Managing invoices and accounts can be a time-consuming affair. Here are some tips to streamline – and stay on top of – your invoicing processes so you can get paid.
Invest in accounting software
One of the easiest ways to streamline your invoicing processes is to upgrade from your old Excel spreadsheet to digital accounting software. There’s a range of programs to choose from – some are free, others incur a one-off upfront cost or charge per month. Among those commonly used by small businesses are Xero, MYOB, Reckon, QuickBooks and Sage. The free options include Wave and Free Accounting by CPA.
The software you choose will ultimately depend on your budget and the size and needs of your business. For example, Xero offers multi team access, which is perfect for a small PR agency which needs to invoice and pay various writers and stylists. A sole trader would benefit from MYOB Premier service that keeps track of personal account withdrawals as well as business withdrawals.
Most of the above programs bring together invoice, expense and reporting functions and – when linked to your bank account – can tell you when an invoice has been processed. Other handy functions include revenue insights and automated emails to clients that have outstanding invoices owing. Just think, no more awkward emails to clients having to ask when you will be paid!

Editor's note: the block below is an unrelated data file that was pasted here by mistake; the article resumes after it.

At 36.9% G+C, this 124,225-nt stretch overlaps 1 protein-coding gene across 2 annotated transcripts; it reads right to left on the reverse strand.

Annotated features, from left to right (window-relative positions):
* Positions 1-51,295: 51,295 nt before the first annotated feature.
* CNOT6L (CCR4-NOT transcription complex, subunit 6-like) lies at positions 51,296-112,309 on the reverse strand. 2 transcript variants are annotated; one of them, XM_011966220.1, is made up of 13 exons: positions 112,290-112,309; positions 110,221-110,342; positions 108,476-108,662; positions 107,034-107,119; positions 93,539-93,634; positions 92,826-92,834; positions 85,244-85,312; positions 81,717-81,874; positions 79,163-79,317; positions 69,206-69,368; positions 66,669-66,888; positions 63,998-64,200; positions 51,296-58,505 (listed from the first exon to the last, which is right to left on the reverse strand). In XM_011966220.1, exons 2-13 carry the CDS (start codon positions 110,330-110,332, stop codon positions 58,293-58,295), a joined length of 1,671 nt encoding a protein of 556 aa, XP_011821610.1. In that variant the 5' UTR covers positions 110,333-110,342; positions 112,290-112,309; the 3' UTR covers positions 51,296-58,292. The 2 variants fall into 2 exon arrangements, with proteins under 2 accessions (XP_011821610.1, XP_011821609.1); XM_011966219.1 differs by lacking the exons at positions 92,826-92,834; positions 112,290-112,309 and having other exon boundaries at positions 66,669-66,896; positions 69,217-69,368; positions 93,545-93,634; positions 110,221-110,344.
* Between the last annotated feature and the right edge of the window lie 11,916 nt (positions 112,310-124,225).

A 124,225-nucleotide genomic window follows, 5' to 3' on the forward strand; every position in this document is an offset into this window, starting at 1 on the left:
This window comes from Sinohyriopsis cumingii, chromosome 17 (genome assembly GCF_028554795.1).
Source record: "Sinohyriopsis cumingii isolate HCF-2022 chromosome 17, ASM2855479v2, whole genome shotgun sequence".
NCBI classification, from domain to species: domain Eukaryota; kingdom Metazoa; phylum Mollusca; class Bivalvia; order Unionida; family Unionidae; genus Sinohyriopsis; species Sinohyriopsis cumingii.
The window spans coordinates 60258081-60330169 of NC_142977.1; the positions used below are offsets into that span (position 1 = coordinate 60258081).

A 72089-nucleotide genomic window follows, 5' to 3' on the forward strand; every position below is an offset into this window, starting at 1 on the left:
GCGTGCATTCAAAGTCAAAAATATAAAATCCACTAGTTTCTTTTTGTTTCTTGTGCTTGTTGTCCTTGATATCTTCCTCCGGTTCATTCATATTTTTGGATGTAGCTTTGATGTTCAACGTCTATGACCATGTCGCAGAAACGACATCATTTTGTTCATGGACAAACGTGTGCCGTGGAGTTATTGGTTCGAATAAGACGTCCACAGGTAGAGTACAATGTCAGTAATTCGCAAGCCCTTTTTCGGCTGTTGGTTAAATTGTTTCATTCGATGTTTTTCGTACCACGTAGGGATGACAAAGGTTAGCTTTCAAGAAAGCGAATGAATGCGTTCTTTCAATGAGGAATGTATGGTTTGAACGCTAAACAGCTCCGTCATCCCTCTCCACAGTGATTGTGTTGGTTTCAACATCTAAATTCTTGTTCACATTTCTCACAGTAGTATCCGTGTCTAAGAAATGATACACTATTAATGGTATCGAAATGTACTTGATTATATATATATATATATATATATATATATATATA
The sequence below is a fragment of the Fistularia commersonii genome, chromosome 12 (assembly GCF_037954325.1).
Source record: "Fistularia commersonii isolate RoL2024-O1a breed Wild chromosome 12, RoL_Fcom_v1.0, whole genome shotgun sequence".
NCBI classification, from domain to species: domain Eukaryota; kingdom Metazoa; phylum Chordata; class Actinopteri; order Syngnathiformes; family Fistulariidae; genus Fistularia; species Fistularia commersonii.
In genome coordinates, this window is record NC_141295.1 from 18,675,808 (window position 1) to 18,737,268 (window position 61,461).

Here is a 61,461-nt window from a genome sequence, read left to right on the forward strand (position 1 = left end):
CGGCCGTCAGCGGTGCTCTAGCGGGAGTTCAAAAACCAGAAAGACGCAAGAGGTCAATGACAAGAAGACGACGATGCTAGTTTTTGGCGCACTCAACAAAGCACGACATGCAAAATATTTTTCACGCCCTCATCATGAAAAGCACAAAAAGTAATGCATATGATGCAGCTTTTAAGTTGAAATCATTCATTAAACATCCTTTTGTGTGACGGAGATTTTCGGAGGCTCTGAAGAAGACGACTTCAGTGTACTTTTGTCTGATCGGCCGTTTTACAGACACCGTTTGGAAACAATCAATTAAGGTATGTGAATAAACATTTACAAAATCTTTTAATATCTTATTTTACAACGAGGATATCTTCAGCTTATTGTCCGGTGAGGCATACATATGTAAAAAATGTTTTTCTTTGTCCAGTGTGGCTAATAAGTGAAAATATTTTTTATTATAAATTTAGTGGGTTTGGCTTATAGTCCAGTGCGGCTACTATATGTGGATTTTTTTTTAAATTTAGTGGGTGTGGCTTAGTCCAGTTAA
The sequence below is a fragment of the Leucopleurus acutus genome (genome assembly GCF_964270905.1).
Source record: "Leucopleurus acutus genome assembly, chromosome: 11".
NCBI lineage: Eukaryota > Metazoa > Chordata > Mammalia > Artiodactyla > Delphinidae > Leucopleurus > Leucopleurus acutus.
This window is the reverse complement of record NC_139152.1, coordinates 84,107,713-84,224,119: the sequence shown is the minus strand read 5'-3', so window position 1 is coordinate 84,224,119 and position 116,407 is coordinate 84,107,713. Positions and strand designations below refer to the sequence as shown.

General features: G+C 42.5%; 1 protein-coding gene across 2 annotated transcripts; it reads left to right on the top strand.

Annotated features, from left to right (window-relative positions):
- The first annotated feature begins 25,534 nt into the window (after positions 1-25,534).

Get the details right
Don’t overlook small but important details when invoicing. Include all the relevant information a client needs to process your invoice, such as your business name, contact details, ABN, whether you charge GST, your payment terms and bank account details, and any information around the nature of work completed and who signed off on it.
For example, a graphic designer invoicing a studio for logo creation would include their name (or business name), contact details, ABN, bank account details, “logo creation” as a description of the work and the name of the person who approved the logo. It helps to create a Google Docs template with all the relevant information that can be easily edited and sent.
Ensure that your invoice is sent to the right person. For instance, a copywriting agency may ask all invoices to be sent directly to the finance team. Create a reference number for each invoice, that way you can easily follow up on any that aren’t paid on time.
Establish a routine
Invoicing can be something you come to avoid if you don’t make time for it. Schedule it in as a regular business activity that needs to be done – and stick to it. Make a Google calendar reminder (weekly, fortnightly or monthly) that will provide a pop-up reminder and keep you on track. Create a checklist for yourself of what needs to be done each time, such as processing expenses, sending and paying invoices and chasing overdue payments. If you’re time poor, look into hiring a bookkeeper and/or accountant to help you keep on top of it.
Make invoicing a priority. Outline your payment terms at the beginning of any projects or work. Send an invoice as soon as a project is complete and follow up soon after if an invoice hasn’t been paid. You’re likely to get a quick response or swift turnaround in payment if you are querying a payment that is two weeks late versus one that is six months overdue.
Should you fall behind in managing your invoicing, remind yourself it will probably delay payments to you. If that doesn’t motivate you – not much else will!
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